Tommy Willis must be smiling. Tommy was a cotton, corn and soybean farmer from Brownsville, Tenn., who served as national president of the American Agriculture Movement Inc. from 1983 until 1985. (He died in 1992.)
Those who followed the AAM know the group’s key word was “parity” or bringing commodity prices or loan rates into line with the price targets in the Agriculture Adjustment Act of 1938 and the Agriculture Act of 1949.
Born in the late 1970s protests that saw farmers driving tractors up Washington’s Pennsylvania Avenue, the AAM tried for years to persuade Congress to set loan rates as a percentage of parity, a formula that gives a unit of a commodity the same purchasing power it had in 1910-1914.
They never succeeded, primarily because economists argued setting loan rates at 70 percent of parity (which the AAM favored and would raise the cotton loan rate from 52 cents to 92 cents today) would price most U.S. commodities out of world markets.
That’s why Tommy Willis would have found the comments by House Agriculture Committee Chairman Collin Peterson ironic. If the White House continued to threaten a veto of the 2008 farm bill, Peterson, D-Minn., said, he might let farm programs revert to permanent law (1938 and 1949 acts).
Since the 1940s, the agriculture committees have made new farm bills amendments to the 1938 law to provide leverage in case the White House or Congress balked at enacting new legislation.
This time, higher loan rates would not be problematic, Peterson says, because market prices are high for every crop except cotton. The wheat loan rate, for example, would be set at $8.32 per bushel or about 60 cents below Chicago July futures.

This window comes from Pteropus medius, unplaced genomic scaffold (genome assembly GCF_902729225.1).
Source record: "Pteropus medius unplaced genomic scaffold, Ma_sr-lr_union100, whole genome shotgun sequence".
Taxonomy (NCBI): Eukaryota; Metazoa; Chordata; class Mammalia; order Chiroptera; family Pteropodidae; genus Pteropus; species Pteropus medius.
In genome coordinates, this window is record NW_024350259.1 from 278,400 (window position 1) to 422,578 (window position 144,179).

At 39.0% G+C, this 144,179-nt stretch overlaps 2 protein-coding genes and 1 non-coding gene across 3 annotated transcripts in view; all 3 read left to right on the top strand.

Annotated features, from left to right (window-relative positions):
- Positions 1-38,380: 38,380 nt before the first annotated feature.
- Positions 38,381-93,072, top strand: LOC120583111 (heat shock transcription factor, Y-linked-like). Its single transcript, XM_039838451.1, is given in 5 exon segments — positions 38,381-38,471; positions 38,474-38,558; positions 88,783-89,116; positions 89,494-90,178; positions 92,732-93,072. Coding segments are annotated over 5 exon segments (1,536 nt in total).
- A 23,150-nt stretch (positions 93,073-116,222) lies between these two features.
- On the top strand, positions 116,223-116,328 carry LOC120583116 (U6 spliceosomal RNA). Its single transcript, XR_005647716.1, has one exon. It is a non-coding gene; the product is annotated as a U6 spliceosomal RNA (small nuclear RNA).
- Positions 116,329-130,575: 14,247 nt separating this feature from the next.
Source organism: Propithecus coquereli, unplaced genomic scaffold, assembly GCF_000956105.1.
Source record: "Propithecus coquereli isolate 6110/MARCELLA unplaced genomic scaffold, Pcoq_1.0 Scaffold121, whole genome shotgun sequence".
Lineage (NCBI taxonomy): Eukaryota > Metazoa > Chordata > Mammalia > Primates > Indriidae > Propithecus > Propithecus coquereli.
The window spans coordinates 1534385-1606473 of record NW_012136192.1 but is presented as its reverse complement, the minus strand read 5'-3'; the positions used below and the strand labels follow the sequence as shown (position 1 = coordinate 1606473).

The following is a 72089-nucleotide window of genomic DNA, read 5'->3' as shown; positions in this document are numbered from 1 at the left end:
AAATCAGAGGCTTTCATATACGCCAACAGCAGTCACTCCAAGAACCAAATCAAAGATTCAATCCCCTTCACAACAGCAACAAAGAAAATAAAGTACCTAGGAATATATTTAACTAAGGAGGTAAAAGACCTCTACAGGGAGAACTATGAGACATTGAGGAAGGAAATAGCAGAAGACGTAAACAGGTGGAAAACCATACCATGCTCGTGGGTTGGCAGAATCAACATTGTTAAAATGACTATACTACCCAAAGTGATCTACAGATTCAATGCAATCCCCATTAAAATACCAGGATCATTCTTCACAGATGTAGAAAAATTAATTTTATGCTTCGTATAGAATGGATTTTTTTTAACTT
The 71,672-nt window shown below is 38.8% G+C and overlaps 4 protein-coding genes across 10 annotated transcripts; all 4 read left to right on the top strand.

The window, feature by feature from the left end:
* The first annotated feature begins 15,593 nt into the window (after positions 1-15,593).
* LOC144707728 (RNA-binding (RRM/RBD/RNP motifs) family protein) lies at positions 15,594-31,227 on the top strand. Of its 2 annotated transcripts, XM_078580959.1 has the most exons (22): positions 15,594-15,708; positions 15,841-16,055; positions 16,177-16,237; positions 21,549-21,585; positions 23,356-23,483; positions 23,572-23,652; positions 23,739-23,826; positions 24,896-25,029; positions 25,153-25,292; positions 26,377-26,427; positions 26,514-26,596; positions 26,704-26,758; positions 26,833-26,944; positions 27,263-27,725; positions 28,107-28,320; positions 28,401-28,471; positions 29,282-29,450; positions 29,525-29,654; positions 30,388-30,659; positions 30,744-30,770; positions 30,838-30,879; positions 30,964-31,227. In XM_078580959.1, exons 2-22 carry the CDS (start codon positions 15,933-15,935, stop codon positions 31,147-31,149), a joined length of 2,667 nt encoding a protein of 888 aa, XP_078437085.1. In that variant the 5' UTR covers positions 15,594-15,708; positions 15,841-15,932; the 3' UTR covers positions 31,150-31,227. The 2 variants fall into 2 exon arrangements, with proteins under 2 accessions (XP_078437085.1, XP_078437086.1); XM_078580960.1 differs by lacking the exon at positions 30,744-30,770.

Peterson said acting Agriculture Secretary Chuck Conner thinks he’s bluffing. “Absent a bill and an extension, we don’t need to do anything to have permanent law,” he noted. “That would be easier than having to do something.”
Conner’s repeated bashing of the farm bill’s “raising taxes and being fiscally irresponsible” is clearly getting on Peterson’s nerves. Conner and USDA undersecretaries have gone all over telling anyone who listens Congress passed a bad farm bill.
“What gets me is we passed the war supplemental without pay-as-you go, we pass the Alternative Minimum Tax legislation without pay-go and now, apparently, we’ll spend $150 billion on a so-called economic stimulus package without pay-go,” he said.
“Yet they want to undermine agriculture, the one part of the economy doing well by getting in a dispute over $10 billion. Meanwhile, we’ve added $300 billion to the deficit because of the War in Iraq in recent months. That makes no sense to me.”
Years ago, then House Ag Committee Chairman Kika de la Garza, a favorite of the AAM, would criticize the administration for spending $10 billion on a submarine that would be obsolete in five years and never feed anybody.
Tommy Willis would say some things never change.